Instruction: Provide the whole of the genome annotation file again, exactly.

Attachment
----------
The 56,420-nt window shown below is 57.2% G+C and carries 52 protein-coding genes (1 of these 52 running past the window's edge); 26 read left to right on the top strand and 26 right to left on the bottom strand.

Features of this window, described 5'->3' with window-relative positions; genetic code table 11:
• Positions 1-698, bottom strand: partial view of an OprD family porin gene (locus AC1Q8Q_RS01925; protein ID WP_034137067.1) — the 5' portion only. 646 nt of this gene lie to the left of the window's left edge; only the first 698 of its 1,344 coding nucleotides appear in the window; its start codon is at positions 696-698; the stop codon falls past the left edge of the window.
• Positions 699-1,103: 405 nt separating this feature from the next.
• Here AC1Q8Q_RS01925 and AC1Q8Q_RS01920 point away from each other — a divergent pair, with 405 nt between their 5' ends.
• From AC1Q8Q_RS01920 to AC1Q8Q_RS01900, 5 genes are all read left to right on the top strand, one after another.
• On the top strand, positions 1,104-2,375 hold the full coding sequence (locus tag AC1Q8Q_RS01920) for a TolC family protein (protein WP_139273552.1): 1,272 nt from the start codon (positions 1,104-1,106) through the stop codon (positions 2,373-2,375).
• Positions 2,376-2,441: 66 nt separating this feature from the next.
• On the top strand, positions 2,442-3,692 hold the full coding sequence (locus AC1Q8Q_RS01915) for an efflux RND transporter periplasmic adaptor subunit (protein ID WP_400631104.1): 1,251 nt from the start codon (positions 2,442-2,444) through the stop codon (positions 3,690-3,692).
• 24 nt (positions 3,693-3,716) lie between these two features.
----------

The 56,420-nt window shown below is 57.2% G+C and carries 52 protein-coding genes (1 of these 52 running past the window's edge); 26 read left to right on the top strand and 26 right to left on the bottom strand.

Features of this window, described 5'->3' with window-relative positions; genetic code table 11:
• Positions 1-698, bottom strand: partial view of an OprD family porin gene (locus AC1Q8Q_RS01925; protein ID WP_034137067.1) — the 5' portion only. 646 nt of this gene lie to the left of the window's left edge; only the first 698 of its 1,344 coding nucleotides appear in the window; its start codon is at positions 696-698; the stop codon falls past the left edge of the window.
• Positions 699-1,103: 405 nt separating this feature from the next.
• Here AC1Q8Q_RS01925 and AC1Q8Q_RS01920 point away from each other — a divergent pair, with 405 nt between their 5' ends.
• From AC1Q8Q_RS01920 to AC1Q8Q_RS01900, 5 genes are all read left to right on the top strand, one after another.
• On the top strand, positions 1,104-2,375 hold the full coding sequence (locus tag AC1Q8Q_RS01920) for a TolC family protein (protein WP_139273552.1): 1,272 nt from the start codon (positions 1,104-1,106) through the stop codon (positions 2,373-2,375).
• Positions 2,376-2,441: 66 nt separating this feature from the next.
• On the top strand, positions 2,442-3,692 hold the full coding sequence (locus AC1Q8Q_RS01915) for an efflux RND transporter periplasmic adaptor subunit (protein ID WP_400631104.1): 1,251 nt from the start codon (positions 2,442-2,444) through the stop codon (positions 3,690-3,692).
• 24 nt (positions 3,693-3,716) lie between these two features.